A healthy diet includes a lot of natural foods. A sizeable portion of a healthy diet should consist of fruits and vegetables, especially ones that are red, orange, or dark green.
Whole grains/nuts, such as whole wheat and brown rice, should also play a part in your diet.
For adults, dairy products should be non-fat or low-fat. Protein can consist of lean meat and poultry, seafood, eggs, beans, legumes, and soy products such as tofu, as well as unsalted seeds and nuts.
Good nutrition also involves avoiding certain kinds of foods. Sodium is used heavily in processed foods and is dangerous for people with high blood pressure.
The USDA advises adults to consume less than 300 milligrams (mg) per day of cholesterol (found in meat and full-fat dairy products among others).
Fried food, solid fats, and trans fats found in margarine and processed foods can be harmful to heart health.
Refined grains (white flour, white rice) and refined sugar (table sugar, high fructose corn syrup) are also bad for long-term health, especially in people with diabetes.
Alcohol can be dangerous to health in amounts of more than one serving per day for a woman and two per day for a man.
Malnutrition is an imbalance between the body’s demand for nutrients and its available supply of nutrients.
Malnutrition can result from substandard diet or from a disorder that interferes with the body’s use of food
Even if you are getting enough to eat, if you are not eating a balanced diet, you may still be at risk for certain nutritional deficiencies.
Similarly, you may have nutritional deficiencies due to certain health or life conditions, such as pregnancy, or certain medications you may be taking, for example, high blood pressure medications.
People who have had intestinal diseases or had sections of intestines removed due to disease or weight loss surgery also may be at risk for vitamin deficiencies.
Alcoholics are also at high risk of having nutritional deficiencies.
One of the most common nutritional deficiencies is iron deficiency anemia.
Your blood cells need iron in order to supply your body with oxygen, and if you don’t have enough iron, your blood will not function properly.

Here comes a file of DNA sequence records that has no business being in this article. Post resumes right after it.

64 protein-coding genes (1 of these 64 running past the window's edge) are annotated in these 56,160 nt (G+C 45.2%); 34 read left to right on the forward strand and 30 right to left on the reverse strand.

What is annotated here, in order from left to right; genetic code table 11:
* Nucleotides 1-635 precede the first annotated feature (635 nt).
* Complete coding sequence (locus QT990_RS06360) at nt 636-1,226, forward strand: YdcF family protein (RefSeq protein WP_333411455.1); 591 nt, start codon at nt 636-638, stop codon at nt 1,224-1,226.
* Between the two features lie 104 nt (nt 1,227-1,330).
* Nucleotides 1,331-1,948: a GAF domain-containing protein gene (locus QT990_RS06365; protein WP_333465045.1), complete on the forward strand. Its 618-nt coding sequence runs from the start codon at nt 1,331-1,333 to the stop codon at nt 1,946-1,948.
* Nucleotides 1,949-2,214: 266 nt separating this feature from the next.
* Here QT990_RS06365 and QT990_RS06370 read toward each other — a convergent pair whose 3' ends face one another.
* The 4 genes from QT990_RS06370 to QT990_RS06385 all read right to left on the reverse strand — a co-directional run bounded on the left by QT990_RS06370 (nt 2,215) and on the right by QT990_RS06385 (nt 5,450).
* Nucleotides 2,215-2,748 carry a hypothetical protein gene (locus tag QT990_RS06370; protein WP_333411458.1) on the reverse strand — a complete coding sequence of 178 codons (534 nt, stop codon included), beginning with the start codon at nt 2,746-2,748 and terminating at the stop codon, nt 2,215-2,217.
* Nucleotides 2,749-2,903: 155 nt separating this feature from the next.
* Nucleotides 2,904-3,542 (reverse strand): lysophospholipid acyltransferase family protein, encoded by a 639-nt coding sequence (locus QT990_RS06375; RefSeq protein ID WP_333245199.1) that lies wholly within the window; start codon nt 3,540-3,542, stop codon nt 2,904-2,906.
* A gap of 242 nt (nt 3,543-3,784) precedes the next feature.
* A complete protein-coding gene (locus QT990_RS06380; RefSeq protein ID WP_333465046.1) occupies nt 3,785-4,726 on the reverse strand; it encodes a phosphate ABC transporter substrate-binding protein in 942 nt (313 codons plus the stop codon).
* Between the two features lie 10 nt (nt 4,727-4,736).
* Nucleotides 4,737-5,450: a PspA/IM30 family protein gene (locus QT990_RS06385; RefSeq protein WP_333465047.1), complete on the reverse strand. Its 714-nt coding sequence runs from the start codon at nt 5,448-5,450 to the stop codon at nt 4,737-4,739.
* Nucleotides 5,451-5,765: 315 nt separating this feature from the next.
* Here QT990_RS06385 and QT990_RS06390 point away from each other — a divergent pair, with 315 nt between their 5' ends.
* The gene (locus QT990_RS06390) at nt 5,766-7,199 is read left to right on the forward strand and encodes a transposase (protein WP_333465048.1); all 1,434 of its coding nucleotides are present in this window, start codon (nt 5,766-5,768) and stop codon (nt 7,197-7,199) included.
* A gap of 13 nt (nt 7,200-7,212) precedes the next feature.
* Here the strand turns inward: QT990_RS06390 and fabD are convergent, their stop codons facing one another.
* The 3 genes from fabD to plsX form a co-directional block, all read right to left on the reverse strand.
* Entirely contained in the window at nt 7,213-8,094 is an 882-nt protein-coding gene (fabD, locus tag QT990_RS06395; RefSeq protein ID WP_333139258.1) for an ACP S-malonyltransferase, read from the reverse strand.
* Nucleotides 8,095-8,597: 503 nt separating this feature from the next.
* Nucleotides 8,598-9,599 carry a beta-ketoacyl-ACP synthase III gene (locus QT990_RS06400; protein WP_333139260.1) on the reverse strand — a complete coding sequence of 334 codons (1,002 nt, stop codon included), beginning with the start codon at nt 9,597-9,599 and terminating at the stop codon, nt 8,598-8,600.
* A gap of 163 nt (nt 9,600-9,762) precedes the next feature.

Other nutritional deficiencies that can affect your blood cells include low levels of vitamin B12, folate, or vitamin C.
Vitamin D deficiency may affect the health of your bones, making it difficult for you to absorb and use calcium (another mineral that you may not be getting enough of).
Although you can get vitamin D by going out in the sun, many people with concerns about skin cancer may end up with low levels of vitamin D by not getting enough sun.
Other Nutritional Deficiencies Include:
- Beriberi: low levels of vitamin B1 (found in cereal husks)
- Ariboflavinosis: low levels of vitamin B2
- Kwashiorkor: which results from severe protein deficiency, is common among young children
- Pellagra: low levels of vitamin B3
- Hypocobalaminemia: low levels of B12
- Paraesthesia: low levels of vitamin B5 leading to “pins and needles” feeling
- Vitamin K deficiency
- Biotin deficiency: low levels of vitamin B7, which can be common in pregnancy
- Night blindness: low levels of Vitamin A
- Scurvy: low levels of vitamin C
- Rickets: severe vitamin D and/or calcium deficiency
- Magnesium deficiency: occurs with certain medications and medical problems
- Potassium deficiency: occurs with certain medications and medical problems
In summary, eating a balanced diet can help prevent these conditions. Vitamin supplements may be necessary for certain people, such as pregnant or nursing mothers and people with intestinal conditions.